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Publisher: Centre for Development, Environment and Policy, SOAS, University of London, and Wadonda Consult
Languages: English
Types: Book
Subjects: 3902, 3900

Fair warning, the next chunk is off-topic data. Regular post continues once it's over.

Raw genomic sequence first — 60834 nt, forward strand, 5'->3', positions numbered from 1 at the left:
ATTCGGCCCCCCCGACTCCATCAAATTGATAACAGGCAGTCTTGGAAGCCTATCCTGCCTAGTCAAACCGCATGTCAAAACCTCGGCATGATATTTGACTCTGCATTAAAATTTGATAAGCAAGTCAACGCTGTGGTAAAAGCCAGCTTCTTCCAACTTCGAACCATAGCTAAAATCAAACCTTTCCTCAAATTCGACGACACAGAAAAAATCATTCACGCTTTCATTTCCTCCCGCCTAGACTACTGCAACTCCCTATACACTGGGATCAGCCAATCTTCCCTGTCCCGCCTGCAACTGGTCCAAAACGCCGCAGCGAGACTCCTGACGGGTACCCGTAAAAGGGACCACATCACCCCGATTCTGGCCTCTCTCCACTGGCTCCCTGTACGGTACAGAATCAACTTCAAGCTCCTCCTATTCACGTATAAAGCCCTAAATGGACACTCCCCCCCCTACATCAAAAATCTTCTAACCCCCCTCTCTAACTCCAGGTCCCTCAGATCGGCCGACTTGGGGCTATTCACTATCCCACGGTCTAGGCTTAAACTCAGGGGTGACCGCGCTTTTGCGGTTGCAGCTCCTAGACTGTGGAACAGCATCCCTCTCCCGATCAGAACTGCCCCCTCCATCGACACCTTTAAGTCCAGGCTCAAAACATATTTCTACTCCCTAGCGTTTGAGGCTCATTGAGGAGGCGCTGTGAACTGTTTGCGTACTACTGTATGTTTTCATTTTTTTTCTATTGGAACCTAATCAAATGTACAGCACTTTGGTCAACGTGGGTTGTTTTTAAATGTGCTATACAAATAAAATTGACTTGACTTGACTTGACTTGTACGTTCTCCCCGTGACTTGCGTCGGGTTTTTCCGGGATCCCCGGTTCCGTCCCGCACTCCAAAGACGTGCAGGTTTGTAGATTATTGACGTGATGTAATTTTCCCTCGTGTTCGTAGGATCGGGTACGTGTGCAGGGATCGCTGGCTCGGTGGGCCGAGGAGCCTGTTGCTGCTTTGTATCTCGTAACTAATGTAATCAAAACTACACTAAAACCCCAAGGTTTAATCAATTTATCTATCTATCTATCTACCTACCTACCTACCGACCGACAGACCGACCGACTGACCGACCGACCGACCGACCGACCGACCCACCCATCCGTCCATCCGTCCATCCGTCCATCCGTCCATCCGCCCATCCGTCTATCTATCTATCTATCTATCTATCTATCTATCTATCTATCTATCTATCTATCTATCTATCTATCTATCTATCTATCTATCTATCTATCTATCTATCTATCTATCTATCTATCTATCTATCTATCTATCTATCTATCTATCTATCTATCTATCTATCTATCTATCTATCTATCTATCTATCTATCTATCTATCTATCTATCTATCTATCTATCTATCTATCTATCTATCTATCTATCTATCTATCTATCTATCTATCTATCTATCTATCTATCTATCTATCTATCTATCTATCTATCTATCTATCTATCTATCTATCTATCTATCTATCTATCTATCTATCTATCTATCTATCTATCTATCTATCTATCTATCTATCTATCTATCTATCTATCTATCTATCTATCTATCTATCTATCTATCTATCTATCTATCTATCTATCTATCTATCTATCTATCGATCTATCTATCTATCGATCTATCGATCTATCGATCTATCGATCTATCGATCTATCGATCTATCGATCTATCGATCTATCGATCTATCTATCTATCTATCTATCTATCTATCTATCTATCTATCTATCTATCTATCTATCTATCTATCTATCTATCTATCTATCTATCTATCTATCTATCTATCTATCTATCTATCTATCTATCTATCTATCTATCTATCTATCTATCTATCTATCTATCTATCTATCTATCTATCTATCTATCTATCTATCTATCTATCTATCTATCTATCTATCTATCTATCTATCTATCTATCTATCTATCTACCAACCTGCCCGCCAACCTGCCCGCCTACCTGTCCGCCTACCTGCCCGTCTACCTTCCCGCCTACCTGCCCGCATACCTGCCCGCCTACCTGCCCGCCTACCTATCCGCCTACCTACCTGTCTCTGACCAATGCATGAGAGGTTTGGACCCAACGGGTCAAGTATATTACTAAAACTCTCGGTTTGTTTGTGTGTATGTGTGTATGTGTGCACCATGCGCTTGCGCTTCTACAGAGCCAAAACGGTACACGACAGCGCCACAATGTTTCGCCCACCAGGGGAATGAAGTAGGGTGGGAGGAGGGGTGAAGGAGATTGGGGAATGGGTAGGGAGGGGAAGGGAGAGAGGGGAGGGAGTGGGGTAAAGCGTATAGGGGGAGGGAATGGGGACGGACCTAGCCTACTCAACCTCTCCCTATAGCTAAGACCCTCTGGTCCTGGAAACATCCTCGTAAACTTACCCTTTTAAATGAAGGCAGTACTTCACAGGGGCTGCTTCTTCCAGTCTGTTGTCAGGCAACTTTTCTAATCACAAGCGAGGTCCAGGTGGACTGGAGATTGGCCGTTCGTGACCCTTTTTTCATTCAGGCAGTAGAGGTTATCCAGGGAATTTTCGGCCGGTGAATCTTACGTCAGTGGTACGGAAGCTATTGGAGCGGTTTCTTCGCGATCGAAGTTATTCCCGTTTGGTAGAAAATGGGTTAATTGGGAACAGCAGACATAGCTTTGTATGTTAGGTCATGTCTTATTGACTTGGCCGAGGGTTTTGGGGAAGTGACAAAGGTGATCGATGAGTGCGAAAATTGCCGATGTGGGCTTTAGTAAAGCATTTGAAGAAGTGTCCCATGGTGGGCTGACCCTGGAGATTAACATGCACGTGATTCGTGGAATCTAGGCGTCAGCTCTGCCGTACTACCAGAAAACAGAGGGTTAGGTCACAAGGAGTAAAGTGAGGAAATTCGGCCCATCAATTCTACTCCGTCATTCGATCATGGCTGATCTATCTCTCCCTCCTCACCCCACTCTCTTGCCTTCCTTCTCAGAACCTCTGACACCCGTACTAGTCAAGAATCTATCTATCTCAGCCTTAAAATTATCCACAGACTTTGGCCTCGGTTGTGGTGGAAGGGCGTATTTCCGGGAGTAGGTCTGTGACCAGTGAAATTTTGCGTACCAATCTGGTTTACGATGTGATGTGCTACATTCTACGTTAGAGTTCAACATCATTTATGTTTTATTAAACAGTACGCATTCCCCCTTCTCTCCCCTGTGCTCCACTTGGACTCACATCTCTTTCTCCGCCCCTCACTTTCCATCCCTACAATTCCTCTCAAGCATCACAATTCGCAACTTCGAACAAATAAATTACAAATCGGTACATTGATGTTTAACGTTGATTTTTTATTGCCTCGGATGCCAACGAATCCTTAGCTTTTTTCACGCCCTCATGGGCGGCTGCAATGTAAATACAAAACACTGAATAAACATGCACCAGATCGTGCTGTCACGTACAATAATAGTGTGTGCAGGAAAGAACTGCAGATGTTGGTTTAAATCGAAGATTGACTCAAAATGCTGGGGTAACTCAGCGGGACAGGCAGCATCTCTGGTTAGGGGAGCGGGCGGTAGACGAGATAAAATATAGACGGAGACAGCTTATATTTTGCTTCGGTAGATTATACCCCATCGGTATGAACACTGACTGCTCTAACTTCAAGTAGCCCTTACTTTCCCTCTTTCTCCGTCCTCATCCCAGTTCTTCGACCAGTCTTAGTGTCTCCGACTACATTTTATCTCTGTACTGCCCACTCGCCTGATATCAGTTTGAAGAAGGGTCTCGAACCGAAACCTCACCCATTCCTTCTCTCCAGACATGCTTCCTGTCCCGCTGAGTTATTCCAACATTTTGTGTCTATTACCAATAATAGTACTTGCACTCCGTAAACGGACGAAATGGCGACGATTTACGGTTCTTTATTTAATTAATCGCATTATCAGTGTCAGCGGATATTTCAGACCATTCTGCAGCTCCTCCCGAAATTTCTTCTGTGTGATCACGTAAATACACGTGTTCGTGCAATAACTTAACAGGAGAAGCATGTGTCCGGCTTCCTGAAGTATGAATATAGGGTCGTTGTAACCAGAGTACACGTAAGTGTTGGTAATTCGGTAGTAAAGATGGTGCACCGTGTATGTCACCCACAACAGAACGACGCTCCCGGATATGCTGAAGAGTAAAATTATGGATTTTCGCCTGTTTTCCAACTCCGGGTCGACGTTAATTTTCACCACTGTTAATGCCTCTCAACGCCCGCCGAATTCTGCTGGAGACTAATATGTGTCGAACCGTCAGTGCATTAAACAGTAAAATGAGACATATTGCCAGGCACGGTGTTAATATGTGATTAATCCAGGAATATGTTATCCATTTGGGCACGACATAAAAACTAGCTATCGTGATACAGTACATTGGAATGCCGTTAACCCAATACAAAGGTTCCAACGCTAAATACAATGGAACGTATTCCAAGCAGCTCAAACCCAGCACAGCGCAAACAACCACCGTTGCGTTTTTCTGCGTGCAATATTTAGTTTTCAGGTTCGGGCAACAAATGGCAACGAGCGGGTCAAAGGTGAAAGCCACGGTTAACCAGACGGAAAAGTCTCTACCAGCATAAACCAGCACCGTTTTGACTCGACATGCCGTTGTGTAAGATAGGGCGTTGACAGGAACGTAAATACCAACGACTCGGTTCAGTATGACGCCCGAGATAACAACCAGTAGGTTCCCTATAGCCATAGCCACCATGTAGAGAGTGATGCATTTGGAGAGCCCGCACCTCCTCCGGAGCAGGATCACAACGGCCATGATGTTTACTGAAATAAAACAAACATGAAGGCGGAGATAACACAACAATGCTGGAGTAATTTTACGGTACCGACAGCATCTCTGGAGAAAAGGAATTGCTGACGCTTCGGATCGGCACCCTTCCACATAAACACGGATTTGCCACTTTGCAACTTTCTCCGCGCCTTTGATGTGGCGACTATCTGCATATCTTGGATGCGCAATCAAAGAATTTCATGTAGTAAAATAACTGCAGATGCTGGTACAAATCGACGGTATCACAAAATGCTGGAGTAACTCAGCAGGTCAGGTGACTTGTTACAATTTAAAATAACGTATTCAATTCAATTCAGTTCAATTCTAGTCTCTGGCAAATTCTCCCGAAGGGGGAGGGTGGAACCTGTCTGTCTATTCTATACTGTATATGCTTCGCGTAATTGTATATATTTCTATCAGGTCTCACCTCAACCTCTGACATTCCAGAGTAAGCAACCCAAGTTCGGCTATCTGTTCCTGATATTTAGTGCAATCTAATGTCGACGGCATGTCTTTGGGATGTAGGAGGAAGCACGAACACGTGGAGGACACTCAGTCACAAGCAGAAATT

This paper analyses the factors that influence access to agricultural input subsidies in Malawi. The results show that vulnerable households such as the poor and elderly-headed are less likely than other households to receive fertilizer coupons and receive less of the subsidized fertilizers. Households with larger parcels of land and those who sell part of their produce (commercialized) are more likely to receive coupons and also tend to acquire more fertilizers. Use of open meetings in the allocation of coupons tends to favour the poor and the poor receive more fertilizer compared with discrete of coupons. We also find a positive relation between participation in other social safety nets and access to subsidized fertilizer coupons, suggesting that households that participated in other social safety net programmes are not excluded from the input subsidy programme by virtue of benefiting from other social assistance programmes.\ud \ud

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